Sam Sathya was born in 1969 and started learning classical dance majoring in female role in 1981. She finished the school in 1988 and became a classical dance teacher a year later. Sathya is a star dancer at the school of dance. She dances the role of Seda (Sita) in the Cambodia's Ramayana epic in all the performances of the Ministry of Culture and Fine Arts including the Ramayana Festival at Angkor Wat temple. She was lead dancer in the contemporary classical dance pieces by the renowned Cambodian choreographer Sopiline Cheam Shapiro including Samritchak (a re-interpretation of Mozart's Magic Flute). She has represented Cambodian dancers in a lot o international and local conferences and workshops. She has choreographed a number of classical dance works and worked in a number of contemporary dance pieces.
Chey Chankethya started her classical dance training as young as 6 years old. Upon completion of the school in 2000, she pursued her study at the Royal University of Fine Arts and obtained her BA in 2005. She also holds a BA degree in English from the Royal University of Phnom Penh. As one of Cambodia's best classical dancers, she has performed and participated in numerous dance workshops nationally and internationally. She was awarded a Choreography Arts Management's fellowship for a three-month residency at the University of California, Los Angeles (UCLA). Being a classical dance teacher, Kethya also founded Trey Visay (Compass), a contemporary dance initiative to explore and create contemporary dance vocabulary.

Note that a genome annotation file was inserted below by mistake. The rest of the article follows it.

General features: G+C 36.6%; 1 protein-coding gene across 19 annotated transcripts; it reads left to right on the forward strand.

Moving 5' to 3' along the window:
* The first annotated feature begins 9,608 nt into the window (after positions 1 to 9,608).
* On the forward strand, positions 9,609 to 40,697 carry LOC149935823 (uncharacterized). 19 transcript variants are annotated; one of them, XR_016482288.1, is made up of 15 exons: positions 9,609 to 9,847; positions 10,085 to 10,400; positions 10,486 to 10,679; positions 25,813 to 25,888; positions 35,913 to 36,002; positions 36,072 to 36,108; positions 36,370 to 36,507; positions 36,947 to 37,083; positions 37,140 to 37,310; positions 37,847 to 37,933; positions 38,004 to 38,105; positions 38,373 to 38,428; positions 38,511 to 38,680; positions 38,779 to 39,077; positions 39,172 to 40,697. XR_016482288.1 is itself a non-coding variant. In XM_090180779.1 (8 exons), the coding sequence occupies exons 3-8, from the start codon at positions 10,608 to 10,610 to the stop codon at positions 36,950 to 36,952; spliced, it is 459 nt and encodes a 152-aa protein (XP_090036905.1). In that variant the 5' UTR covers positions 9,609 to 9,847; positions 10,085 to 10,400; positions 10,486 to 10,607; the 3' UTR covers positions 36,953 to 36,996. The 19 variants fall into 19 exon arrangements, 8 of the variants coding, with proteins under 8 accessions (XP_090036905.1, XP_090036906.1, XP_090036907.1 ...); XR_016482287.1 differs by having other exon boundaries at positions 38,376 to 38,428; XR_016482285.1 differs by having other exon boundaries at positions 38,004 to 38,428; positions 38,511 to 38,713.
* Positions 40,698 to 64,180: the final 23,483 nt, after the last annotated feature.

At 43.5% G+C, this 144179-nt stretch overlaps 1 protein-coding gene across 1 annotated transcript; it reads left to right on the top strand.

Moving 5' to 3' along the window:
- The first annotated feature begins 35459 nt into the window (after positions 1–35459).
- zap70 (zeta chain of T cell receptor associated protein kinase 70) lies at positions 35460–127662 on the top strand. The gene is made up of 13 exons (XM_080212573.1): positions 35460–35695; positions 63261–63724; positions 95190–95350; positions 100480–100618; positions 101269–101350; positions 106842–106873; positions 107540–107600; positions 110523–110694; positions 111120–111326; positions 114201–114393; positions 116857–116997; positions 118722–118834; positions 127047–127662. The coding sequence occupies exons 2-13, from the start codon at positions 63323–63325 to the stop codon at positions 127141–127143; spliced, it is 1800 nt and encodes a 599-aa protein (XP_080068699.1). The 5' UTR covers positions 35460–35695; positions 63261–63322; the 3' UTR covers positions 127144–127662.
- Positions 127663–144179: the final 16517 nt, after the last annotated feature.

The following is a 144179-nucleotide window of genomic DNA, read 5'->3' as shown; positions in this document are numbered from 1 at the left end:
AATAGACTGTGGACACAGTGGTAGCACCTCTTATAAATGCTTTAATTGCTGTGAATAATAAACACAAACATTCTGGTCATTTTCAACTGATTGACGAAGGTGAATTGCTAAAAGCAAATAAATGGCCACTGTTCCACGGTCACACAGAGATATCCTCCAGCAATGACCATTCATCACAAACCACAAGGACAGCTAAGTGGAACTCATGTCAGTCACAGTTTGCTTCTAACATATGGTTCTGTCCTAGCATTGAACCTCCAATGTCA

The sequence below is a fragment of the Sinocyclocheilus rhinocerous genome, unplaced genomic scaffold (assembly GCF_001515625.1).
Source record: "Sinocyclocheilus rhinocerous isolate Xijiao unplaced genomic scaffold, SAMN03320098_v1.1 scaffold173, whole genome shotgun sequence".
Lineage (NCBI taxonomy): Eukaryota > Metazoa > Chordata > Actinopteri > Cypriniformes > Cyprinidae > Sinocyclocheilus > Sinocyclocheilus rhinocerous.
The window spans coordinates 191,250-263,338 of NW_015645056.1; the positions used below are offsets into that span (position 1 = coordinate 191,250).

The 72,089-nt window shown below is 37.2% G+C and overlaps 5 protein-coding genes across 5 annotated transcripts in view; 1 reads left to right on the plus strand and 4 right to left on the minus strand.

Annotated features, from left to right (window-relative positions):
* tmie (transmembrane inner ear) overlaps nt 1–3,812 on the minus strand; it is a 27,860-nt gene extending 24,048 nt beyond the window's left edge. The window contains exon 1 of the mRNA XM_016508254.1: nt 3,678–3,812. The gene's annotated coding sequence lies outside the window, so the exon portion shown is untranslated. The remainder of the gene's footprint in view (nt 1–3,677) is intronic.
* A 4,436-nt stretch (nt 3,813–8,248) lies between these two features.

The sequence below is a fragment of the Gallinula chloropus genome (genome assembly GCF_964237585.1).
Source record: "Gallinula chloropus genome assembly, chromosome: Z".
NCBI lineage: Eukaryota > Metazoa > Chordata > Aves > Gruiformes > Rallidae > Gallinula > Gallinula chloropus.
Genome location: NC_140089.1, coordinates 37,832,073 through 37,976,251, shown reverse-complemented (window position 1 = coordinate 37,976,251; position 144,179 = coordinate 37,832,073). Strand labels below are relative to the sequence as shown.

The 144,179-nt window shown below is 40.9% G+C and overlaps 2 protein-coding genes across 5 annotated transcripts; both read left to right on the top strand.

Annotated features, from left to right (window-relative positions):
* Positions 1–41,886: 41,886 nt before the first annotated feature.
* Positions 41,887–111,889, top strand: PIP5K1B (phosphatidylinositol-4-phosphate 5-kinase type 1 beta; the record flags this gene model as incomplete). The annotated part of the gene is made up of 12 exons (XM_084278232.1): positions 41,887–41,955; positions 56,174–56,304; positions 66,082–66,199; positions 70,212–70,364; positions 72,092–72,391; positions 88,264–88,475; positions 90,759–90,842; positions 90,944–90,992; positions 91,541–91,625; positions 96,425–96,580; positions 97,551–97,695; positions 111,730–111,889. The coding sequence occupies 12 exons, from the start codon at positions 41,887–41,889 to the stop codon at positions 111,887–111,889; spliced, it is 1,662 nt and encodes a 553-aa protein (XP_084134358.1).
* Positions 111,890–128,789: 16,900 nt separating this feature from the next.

Chumvan Sodhachivy began training in Cambodian classical dance in 1994. She was trained specifically in Neay Rong (male role). She was also trained in Neang (the female role in classical dance), folk dance and Sbek Thom (Cambodian large shadow puppetry). Her classical dance work Soryakheat Chankheat for her final BA final exam was featured in the first Rencontres International de Theatre 2007 festival. She was then commissioned to choreograph a contemporary work Water Master for the second Rencontres Internationales de Theatre 2008 festival. She participated in Watermill Center 2006 International Summer Arts Program in the United States. She participated in the 2006 Hong Kong Dance Festival and a contemporary dance workshop on the occasion of the international Dance Day Celebration 2007, Kolkata, India. She has participated in numerous workshops with international artists from India, Indonesia, the US and the the World Dance Alliance - Asia Pacific, which she learnt other different disciplines such as puppetry, Indian dance, Arabic dance, Balinese dance and contemporary dance.